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From Marvin Humphrey <>
Subject Re: Class hierarchy
Date Fri, 11 Sep 2009 22:59:52 GMT
On Fri, Sep 11, 2009 at 12:50:14PM -0600, Nathan Kurz wrote:
> On Fri, Sep 11, 2009 at 11:27 AM, Marvin Humphrey
> <> wrote:
> > Huffman coding naming principles dictate that classes whose names are typed
> > most often should have the shortest names.  Therefore, instead of locating
> > common classes within sub-trees, we should locate them at the first level --
> > directly underneath Lucy.
> I'm only heckling from the sidelines lately, but this produced an
> internal 'ug'.  

Heh.  I had a hunch that if any email to this list would generate responses,
it would be this one.  :\

> > Schema, Doc, QueryParser, and probably Indexer will all descend from Lucy::Obj.
> Might it be possible to rename Lucy::Obj to Lucy, so that everything
> is Lucy:: is a Lucy object?    

That would degrade the clarity of the C code.  Variants of "Lucy" are already
used as the first level namespace differentiator.  Adding a "Lucy" type will
double up on our use of "lucy":

  lucy_Lucy *dupe = Lucy_Lucy_Clone(thing);

It's the "buffalo buffalo" problem, no?  :)

> It's boring, but I really like 'Class::Subclass::SubSubClass' schemes.

There will be too many first-level descendents.  Right now KinoSearch has
around 60 classes which extend Obj, not including test classes.  If we dump
everything into Lucy/, we'll get a big mess.  There's no choice but to break
stuff up into multiple directories by general topic.

And yet, we have a constraint imposed by our C naming scheme.  In order to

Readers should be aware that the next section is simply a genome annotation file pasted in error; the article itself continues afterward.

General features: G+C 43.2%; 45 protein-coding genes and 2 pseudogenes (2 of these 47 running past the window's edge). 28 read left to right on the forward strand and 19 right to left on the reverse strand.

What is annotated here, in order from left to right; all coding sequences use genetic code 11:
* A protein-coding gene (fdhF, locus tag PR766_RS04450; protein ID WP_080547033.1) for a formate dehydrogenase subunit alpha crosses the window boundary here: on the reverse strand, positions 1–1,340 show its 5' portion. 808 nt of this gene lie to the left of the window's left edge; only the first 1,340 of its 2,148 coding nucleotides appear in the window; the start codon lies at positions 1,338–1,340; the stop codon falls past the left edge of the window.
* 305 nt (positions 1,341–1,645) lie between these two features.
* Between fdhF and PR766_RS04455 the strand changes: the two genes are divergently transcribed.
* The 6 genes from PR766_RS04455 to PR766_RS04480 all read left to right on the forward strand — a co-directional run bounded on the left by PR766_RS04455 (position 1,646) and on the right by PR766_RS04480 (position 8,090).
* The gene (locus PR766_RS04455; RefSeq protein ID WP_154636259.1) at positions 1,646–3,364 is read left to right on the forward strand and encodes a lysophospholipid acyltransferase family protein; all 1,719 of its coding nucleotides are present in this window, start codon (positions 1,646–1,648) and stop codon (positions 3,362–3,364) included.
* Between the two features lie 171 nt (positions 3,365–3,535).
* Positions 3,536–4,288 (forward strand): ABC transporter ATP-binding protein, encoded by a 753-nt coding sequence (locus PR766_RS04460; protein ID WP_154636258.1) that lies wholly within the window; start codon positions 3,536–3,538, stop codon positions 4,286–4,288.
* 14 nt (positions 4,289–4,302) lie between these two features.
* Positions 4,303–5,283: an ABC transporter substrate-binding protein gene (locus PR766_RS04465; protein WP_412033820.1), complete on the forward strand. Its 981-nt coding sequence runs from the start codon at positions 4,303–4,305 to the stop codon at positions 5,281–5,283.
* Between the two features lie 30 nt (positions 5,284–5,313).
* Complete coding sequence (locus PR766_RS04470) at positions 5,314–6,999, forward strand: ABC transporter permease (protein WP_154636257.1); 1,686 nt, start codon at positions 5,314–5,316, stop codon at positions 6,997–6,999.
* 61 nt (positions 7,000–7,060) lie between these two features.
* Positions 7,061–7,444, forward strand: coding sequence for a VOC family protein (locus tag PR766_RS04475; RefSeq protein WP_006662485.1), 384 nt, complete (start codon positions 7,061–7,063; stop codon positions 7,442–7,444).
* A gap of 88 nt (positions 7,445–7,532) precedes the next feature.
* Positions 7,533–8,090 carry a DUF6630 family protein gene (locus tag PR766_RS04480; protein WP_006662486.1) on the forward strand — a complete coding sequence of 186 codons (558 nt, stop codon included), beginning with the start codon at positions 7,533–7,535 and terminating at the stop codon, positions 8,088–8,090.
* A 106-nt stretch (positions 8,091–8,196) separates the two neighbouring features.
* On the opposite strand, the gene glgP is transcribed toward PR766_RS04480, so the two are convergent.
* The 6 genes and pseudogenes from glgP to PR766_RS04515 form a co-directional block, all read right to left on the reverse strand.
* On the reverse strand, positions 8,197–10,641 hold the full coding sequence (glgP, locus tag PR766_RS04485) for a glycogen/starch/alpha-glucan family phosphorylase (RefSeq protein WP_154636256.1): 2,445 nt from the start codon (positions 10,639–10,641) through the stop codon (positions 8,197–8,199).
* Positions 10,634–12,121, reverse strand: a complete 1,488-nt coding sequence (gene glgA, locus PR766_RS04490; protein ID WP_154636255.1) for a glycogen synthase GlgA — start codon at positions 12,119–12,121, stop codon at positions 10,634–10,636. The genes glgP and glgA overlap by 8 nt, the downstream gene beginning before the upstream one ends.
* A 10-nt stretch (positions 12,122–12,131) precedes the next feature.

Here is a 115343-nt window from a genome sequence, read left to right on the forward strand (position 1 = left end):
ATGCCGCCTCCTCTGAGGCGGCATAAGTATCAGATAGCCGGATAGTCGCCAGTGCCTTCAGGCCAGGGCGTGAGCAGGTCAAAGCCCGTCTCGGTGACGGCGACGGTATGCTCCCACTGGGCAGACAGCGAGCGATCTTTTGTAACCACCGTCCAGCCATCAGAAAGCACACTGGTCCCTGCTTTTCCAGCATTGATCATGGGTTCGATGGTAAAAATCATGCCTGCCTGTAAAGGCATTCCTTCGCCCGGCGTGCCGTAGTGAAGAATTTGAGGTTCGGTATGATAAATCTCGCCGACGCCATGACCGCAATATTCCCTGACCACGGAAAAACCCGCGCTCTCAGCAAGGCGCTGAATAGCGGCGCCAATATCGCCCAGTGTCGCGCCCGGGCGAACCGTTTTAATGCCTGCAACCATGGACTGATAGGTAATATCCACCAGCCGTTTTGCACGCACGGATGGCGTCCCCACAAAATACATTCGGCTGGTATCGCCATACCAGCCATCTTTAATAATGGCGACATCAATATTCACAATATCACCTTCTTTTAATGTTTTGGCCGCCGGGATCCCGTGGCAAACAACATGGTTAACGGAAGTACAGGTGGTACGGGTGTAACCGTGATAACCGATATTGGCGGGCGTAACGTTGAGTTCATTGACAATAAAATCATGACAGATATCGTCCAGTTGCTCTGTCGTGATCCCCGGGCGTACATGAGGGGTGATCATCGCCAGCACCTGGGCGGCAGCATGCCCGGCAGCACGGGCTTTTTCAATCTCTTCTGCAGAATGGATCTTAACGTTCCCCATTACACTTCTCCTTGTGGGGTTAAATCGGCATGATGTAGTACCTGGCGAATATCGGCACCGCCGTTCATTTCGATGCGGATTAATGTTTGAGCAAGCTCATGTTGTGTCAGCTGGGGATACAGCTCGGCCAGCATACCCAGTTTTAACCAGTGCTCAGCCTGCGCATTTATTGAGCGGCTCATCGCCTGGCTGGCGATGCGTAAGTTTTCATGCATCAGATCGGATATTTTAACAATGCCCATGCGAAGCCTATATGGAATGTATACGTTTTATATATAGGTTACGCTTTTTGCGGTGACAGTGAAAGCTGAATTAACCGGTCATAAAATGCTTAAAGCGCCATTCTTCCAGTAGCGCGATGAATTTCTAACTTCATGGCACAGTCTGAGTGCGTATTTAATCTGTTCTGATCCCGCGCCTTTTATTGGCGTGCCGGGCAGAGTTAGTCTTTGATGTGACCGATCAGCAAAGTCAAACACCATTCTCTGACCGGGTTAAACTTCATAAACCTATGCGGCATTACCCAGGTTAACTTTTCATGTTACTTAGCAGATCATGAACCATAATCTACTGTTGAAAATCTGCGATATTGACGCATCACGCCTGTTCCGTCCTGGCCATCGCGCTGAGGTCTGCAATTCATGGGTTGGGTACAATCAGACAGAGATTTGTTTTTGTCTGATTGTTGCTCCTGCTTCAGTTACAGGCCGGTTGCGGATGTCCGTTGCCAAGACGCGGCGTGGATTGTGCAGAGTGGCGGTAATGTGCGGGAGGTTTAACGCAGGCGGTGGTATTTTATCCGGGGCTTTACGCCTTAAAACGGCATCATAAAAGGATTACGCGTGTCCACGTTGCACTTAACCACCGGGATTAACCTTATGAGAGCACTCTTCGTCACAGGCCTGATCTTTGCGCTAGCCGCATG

avoid horrendously long symbols, we only use one level of namespacing
beyond the "lucy" prefix:

  lucy_HitCollector *collector = (lucy_HitCollector*)lucy_BitColl_new(bit_vec);

Consider the alternative:

  lucy_HitCollector_BitCollector *collector 
    = (lucy_HitCollector*)lucy_HitColl_BitColl_new(bit_vec);

(Or something like that.)

For this reason, the final component of the class name has to convey the
identity of the class without any other context.  Lucy::Search::Query::Term
would be ok for a pure Perl hierarcy, but it won't work for Lucy -- that class
has to end in "TermQuery".

And if we accept that all search-related components are going to start with
Lucy::Search, then an inheritance-driven subclass naming scheme starts to
yield painfully long fully-qualified class names.
"Lucy::Search::HitCollector::BitCollector" is 40 characters; a lot of people
limit their code to 78-80 characters per line, and class names that long start
to cause awkward wrappings.  We don't want to have too many of those.

I think the primary principle guiding our class hierarchy organization has to
be grouping by topic, as in Lucene.  A 'Class::Subclass::SubSubClass' scheme
just isn't workable.

To be fully consistent with Lucene, though, we'd have to put QueryParser under
Lucy::QueryParser::QueryParser, like Plucene and early versions of KinoSearch
did.  That always bugged me, which is why it moved in later versions of

But QueryParser could also go under Lucy::Search.  Maybe we should try to have
all second-level namespacing represent grouping only?  In other words, there
would be no instantiable classes with the pattern Lucy::Xxxx -- only
Lucy::Xxxx::Xxxx and deeper.

That would change my initial proposal to this:


It would also imply moving around some other classes I didn't mention in my
original proposal for brevity's sake:


If we arrange things this way, at least no subclass is ever located above its
superclass in the hierarchy -- as was the case with Lucy::Searcher subclassing
Lucy::Search::Searchable.  They're always at the same level or below.



Additionally, we remove the ambiguity about what the second part of the class
name means -- it's always a grouping.  Think of Lucy::Search as LucySearch and
Lucy::Index as LucyIndex, if you like.

Marvin Humphrey

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